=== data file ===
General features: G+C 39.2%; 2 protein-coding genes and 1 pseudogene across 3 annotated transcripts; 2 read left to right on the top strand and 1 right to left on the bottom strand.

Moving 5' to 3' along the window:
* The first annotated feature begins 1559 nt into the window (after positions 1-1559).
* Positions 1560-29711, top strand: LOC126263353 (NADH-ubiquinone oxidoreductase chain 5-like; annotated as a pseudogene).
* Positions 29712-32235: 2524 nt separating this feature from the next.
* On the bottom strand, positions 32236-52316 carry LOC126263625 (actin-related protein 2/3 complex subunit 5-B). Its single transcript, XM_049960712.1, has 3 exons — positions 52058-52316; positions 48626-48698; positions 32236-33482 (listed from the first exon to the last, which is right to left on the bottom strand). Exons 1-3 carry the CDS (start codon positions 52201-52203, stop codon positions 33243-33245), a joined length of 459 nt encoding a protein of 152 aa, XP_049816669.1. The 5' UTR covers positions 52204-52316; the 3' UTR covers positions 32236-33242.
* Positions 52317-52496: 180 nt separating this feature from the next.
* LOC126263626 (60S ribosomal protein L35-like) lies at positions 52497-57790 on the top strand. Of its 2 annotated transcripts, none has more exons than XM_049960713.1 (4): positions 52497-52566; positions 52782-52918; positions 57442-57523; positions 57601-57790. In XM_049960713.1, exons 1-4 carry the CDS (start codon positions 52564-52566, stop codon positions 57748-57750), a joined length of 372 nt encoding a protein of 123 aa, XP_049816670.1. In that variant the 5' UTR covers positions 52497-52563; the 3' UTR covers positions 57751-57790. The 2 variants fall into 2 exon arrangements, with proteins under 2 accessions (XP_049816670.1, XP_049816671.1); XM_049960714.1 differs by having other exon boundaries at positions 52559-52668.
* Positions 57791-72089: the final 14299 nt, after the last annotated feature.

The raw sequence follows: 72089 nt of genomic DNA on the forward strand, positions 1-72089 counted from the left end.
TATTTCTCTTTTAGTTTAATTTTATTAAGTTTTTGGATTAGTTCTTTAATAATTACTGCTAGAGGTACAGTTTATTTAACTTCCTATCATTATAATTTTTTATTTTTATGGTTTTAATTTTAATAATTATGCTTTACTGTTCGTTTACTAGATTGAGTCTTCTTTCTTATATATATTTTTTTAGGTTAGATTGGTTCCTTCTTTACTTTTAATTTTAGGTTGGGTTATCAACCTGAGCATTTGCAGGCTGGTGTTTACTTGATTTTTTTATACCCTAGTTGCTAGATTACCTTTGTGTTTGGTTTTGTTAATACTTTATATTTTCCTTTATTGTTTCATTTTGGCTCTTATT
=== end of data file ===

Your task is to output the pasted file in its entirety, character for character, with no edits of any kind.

General features: G+C 39.2%; 2 protein-coding genes and 1 pseudogene across 3 annotated transcripts; 2 read left to right on the top strand and 1 right to left on the bottom strand.

Moving 5' to 3' along the window:
* The first annotated feature begins 1559 nt into the window (after positions 1-1559).
* Positions 1560-29711, top strand: LOC126263353 (NADH-ubiquinone oxidoreductase chain 5-like; annotated as a pseudogene).
* Positions 29712-32235: 2524 nt separating this feature from the next.
* On the bottom strand, positions 32236-52316 carry LOC126263625 (actin-related protein 2/3 complex subunit 5-B). Its single transcript, XM_049960712.1, has 3 exons — positions 52058-52316; positions 48626-48698; positions 32236-33482 (listed from the first exon to the last, which is right to left on the bottom strand). Exons 1-3 carry the CDS (start codon positions 52201-52203, stop codon positions 33243-33245), a joined length of 459 nt encoding a protein of 152 aa, XP_049816669.1. The 5' UTR covers positions 52204-52316; the 3' UTR covers positions 32236-33242.
* Positions 52317-52496: 180 nt separating this feature from the next.
* LOC126263626 (60S ribosomal protein L35-like) lies at positions 52497-57790 on the top strand. Of its 2 annotated transcripts, none has more exons than XM_049960713.1 (4): positions 52497-52566; positions 52782-52918; positions 57442-57523; positions 57601-57790. In XM_049960713.1, exons 1-4 carry the CDS (start codon positions 52564-52566, stop codon positions 57748-57750), a joined length of 372 nt encoding a protein of 123 aa, XP_049816670.1. In that variant the 5' UTR covers positions 52497-52563; the 3' UTR covers positions 57751-57790. The 2 variants fall into 2 exon arrangements, with proteins under 2 accessions (XP_049816670.1, XP_049816671.1); XM_049960714.1 differs by having other exon boundaries at positions 52559-52668.
* Positions 57791-72089: the final 14299 nt, after the last annotated feature.

The raw sequence follows: 72089 nt of genomic DNA on the forward strand, positions 1-72089 counted from the left end.
TATTTCTCTTTTAGTTTAATTTTATTAAGTTTTTGGATTAGTTCTTTAATAATTACTGCTAGAGGTACAGTTTATTTAACTTCCTATCATTATAATTTTTTATTTTTATGGTTTTAATTTTAATAATTATGCTTTACTGTTCGTTTACTAGATTGAGTCTTCTTTCTTATATATATTTTTTTAGGTTAGATTGGTTCCTTCTTTACTTTTAATTTTAGGTTGGGTTATCAACCTGAGCATTTGCAGGCTGGTGTTTACTTGATTTTTTTATACCCTAGTTGCTAGATTACCTTTGTGTTTGGTTTTGTTAATACTTTATATTTTCCTTTATTGTTTCATTTTGGCTCTTATT